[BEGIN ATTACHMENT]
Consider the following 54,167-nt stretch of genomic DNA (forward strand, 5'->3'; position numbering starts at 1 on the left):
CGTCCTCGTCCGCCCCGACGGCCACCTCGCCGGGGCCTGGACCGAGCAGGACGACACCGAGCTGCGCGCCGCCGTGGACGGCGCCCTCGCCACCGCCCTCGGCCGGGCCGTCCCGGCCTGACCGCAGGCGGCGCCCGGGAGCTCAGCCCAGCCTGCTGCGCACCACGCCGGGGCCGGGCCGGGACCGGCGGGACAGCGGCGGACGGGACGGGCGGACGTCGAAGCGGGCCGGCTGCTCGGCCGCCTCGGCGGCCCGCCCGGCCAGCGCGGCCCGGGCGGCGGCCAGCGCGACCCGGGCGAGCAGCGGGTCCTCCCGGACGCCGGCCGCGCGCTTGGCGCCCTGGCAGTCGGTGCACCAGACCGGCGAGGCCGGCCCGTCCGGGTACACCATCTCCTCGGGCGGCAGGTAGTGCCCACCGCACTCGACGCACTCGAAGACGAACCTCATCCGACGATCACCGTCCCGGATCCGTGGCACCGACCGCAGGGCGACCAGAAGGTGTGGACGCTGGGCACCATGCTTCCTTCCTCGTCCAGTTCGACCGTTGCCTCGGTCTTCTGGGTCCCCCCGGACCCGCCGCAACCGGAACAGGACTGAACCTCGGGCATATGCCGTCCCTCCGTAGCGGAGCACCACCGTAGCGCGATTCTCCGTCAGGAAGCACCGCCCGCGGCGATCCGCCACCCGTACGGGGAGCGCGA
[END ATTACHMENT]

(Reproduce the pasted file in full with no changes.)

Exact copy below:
Consider the following 54,167-nt stretch of genomic DNA (forward strand, 5'->3'; position numbering starts at 1 on the left):
CGTCCTCGTCCGCCCCGACGGCCACCTCGCCGGGGCCTGGACCGAGCAGGACGACACCGAGCTGCGCGCCGCCGTGGACGGCGCCCTCGCCACCGCCCTCGGCCGGGCCGTCCCGGCCTGACCGCAGGCGGCGCCCGGGAGCTCAGCCCAGCCTGCTGCGCACCACGCCGGGGCCGGGCCGGGACCGGCGGGACAGCGGCGGACGGGACGGGCGGACGTCGAAGCGGGCCGGCTGCTCGGCCGCCTCGGCGGCCCGCCCGGCCAGCGCGGCCCGGGCGGCGGCCAGCGCGACCCGGGCGAGCAGCGGGTCCTCCCGGACGCCGGCCGCGCGCTTGGCGCCCTGGCAGTCGGTGCACCAGACCGGCGAGGCCGGCCCGTCCGGGTACACCATCTCCTCGGGCGGCAGGTAGTGCCCACCGCACTCGACGCACTCGAAGACGAACCTCATCCGACGATCACCGTCCCGGATCCGTGGCACCGACCGCAGGGCGACCAGAAGGTGTGGACGCTGGGCACCATGCTTCCTTCCTCGTCCAGTTCGACCGTTGCCTCGGTCTTCTGGGTCCCCCCGGACCCGCCGCAACCGGAACAGGACTGAACCTCGGGCATATGCCGTCCCTCCGTAGCGGAGCACCACCGTAGCGCGATTCTCCGTCAGGAAGCACCGCCCGCGGCGATCCGCCACCCGTACGGGGAGCGCGA